Written by Joel T. Lewis
I am rapidly discovering that I should have been following Tom King’s run on Batman a lot earlier. There are 3 things that I love that compelled me to continue reading the Batman series after the conclusion of ‘The Button’, first the name of the issue was ‘The Brave and the Mold’, second the throwback subtitle ‘The Strangest Team-Up in History’ on the cover which harkened back to the playful silliness of older comics, and the fact that Swamp Thing guest stars in this issue. Swampy, puns, and nostalgia are already worth the price of admission, but what I found between the covers of this issue was spectacular.
The Batman and Swamp Thing team-up to discover who killed Lloyd Bernard McGinn, the biological father of Alec Holland who became the Swamp Thing. This issue was just a delight, especially for a Swamp Thing fan like me. The first page depicts McGinn’s murder and the man bears more than a passing resemblance to Comic Creator and patron saint of Swamp Thing, Alan Moore. This may be in reference to Moore’s recent retirement from comic bookery which was announced last year, or perhaps it was just meant as a tribute to the man who made Swamp Thing the iconic character he is today, but an easter egg of that magnitude from the very first panel was enough to make me instantly fall in love with this comic. But the hits kept coming as Batman and Swampy have a conversation in the library of Wayne Manor with Alfred rushing around to clean up after the Swamp Creature, they good-cop/bad-cop the villain Kite-Man (which is a level of silly I never expected from modern DC), and trade comedic pauses in the Batcave and Batmobile. For some reason the brilliance of pairing Batman and Swamp Thing up had never occurred to me before, but for two characters defined by such unique stoic philosophies to work together makes for some unexpected humor and camaraderie that was really entertaining.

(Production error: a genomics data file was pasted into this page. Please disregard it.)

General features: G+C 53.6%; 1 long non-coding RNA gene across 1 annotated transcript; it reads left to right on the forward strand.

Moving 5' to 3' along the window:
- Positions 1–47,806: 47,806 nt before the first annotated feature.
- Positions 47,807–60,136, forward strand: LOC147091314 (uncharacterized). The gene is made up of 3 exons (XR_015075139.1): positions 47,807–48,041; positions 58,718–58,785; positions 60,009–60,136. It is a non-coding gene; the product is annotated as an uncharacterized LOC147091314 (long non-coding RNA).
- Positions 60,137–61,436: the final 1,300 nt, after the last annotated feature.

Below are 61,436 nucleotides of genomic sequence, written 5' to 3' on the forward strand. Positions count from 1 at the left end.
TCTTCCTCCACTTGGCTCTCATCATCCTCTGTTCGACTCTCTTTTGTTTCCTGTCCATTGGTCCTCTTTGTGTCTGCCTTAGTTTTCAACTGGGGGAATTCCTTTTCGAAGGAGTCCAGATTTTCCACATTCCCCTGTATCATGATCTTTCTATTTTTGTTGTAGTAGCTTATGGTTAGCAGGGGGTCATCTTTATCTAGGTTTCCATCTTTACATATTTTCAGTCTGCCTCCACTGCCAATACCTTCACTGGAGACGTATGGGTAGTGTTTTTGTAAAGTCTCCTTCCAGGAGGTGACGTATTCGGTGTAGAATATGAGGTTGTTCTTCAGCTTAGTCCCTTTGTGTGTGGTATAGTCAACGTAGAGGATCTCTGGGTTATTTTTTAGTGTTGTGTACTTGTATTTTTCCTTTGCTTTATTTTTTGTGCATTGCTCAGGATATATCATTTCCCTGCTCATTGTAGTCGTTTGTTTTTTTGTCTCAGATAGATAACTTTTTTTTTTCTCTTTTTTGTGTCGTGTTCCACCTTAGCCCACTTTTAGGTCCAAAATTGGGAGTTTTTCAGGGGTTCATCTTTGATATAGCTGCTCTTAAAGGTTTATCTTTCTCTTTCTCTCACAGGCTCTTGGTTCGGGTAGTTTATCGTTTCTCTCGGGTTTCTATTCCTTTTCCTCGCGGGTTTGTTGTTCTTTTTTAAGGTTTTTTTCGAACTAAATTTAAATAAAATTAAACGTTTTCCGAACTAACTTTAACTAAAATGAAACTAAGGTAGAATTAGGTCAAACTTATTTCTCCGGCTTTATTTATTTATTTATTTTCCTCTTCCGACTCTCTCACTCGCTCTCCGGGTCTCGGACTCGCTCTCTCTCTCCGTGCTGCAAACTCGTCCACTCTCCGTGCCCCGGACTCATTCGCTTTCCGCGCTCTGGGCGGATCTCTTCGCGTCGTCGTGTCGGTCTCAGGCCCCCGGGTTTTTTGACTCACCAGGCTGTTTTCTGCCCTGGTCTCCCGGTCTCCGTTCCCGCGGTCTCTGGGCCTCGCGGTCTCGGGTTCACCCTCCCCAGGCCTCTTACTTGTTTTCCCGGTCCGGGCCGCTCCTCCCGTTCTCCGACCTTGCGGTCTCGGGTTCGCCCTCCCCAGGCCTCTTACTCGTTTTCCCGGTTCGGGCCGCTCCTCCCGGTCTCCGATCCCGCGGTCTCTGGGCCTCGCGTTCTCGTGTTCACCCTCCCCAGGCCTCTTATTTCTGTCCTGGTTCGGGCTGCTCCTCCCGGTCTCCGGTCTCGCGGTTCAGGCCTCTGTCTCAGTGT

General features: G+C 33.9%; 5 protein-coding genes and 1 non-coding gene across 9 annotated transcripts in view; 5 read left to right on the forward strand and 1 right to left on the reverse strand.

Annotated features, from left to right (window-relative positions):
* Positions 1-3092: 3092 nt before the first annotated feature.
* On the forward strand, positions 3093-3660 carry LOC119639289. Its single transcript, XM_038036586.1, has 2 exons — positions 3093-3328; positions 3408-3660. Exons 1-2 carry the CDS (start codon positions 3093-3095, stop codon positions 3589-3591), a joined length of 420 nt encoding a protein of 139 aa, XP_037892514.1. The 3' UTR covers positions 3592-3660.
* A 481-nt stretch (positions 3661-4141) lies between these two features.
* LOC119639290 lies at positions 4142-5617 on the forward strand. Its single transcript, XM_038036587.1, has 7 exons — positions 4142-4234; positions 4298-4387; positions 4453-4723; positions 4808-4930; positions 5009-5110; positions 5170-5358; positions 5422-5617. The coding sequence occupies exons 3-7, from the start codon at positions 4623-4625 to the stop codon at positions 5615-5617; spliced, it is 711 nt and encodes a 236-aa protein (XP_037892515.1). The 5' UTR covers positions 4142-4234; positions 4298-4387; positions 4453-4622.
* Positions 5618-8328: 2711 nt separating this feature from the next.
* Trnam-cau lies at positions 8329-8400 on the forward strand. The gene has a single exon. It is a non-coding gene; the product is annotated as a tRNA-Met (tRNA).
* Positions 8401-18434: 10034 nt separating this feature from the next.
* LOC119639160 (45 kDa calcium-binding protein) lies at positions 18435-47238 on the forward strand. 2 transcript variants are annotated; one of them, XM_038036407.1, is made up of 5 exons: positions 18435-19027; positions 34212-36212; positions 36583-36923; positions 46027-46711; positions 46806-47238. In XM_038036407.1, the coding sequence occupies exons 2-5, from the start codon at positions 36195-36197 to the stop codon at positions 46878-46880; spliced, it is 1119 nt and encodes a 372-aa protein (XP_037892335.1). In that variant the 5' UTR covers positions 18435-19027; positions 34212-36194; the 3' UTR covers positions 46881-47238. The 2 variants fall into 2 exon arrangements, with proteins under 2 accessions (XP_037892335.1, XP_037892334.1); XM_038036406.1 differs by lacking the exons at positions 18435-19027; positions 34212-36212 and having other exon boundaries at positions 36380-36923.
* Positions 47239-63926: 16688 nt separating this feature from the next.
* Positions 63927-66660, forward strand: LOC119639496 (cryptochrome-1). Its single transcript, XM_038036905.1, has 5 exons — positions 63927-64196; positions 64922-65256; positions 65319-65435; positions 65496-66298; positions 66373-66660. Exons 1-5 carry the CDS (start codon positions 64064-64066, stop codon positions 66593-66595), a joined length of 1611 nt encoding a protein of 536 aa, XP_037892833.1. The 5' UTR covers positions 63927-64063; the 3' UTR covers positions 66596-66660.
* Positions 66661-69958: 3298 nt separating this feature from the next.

But this issue really shines through its artwork and its exploration of fatherhood and loss. Coming off the poignant conclusion of ‘The Button’ storyline Batman’s determination to uncover who murdered Alec Holland’s father carries a greater weight as he admires Swamp Thing’s projected acceptance of the circular nature of life and death. Reliving the grief that made him Batman Bruce is almost relieved to see that Swamp Thing (a mysterious stoic much like himself) is handling the loss so well. Batman seems grateful and encouraged by the distraction of a new case and Swamp Thing’s philosophical explanation of life’s transition from state to state comforts him more than he lets on. That is until the final pages where Batman and Swamp Thing confront McGinn’s murderer, a mohawked villain called Headhunter. Swamp Thing’s measured posture melts away in this final confrontation and he consumes Headhunter in a mournful rage born out of regret and pain that he had kept well-hidden underneath his mossy exterior. Batman is devastated and calls out in confusion as Swamp Thing sends root, branch, and bloom through Headhunter’s insides. Batman’s sense of betrayal is twofold here: first Swamp Thing used him to get close to his father’s killer and second, Swamp Thing’s inability to cope with the grief means that the circular philosophy of life and death that he spoke of before wasn't true. Bruce was holding onto that green world logic to protect him from the pain of losing his father a second time and without that he collapses under his grief and anger.
This poignant issue is brought to dazzling life by artist Mitch Gerads whose take on Swamp Thing is one of my favorites. The intricate detail and beauty through mulch that Gerads achieves is sensational. One of my favorite touches is that while Bruce and Swamp Thing talk in the library of Wayne Manor, Swamp Thing sprouts a delicate vegetable tea cup out of his hand and sips from tea he produces out of thin air. This and the gruesome beauty of his killing of Headhunter make this issue a must have for fans of Swamp Thing artwork.
As Bruce continues to cope with the last words of Thomas Wayne after seeing the pain Swamp Thing goes through one can't help but wonder if the caped crusader can continue his one-man war on crime as before. Batman has come to a crossroads and I cannot wait to see what Tom King has in store for him next! Until next time, Geek On!